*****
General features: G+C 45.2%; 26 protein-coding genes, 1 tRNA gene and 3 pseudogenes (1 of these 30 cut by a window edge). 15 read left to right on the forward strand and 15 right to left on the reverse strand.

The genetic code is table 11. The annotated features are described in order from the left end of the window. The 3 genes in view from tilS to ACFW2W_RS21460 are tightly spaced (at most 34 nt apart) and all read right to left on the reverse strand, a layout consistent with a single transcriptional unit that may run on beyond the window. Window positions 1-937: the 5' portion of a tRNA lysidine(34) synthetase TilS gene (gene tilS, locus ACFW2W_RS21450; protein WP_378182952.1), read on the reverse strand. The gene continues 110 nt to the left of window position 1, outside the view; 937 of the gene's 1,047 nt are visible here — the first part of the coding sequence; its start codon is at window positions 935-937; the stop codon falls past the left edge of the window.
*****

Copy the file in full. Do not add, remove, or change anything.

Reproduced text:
General features: G+C 45.2%; 26 protein-coding genes, 1 tRNA gene and 3 pseudogenes (1 of these 30 cut by a window edge). 15 read left to right on the forward strand and 15 right to left on the reverse strand.

The genetic code is table 11. The annotated features are described in order from the left end of the window. The 3 genes in view from tilS to ACFW2W_RS21460 are tightly spaced (at most 34 nt apart) and all read right to left on the reverse strand, a layout consistent with a single transcriptional unit that may run on beyond the window. Window positions 1-937: the 5' portion of a tRNA lysidine(34) synthetase TilS gene (gene tilS, locus ACFW2W_RS21450; protein WP_378182952.1), read on the reverse strand. The gene continues 110 nt to the left of window position 1, outside the view; 937 of the gene's 1,047 nt are visible here — the first part of the coding sequence; its start codon is at window positions 935-937; the stop codon falls past the left edge of the window.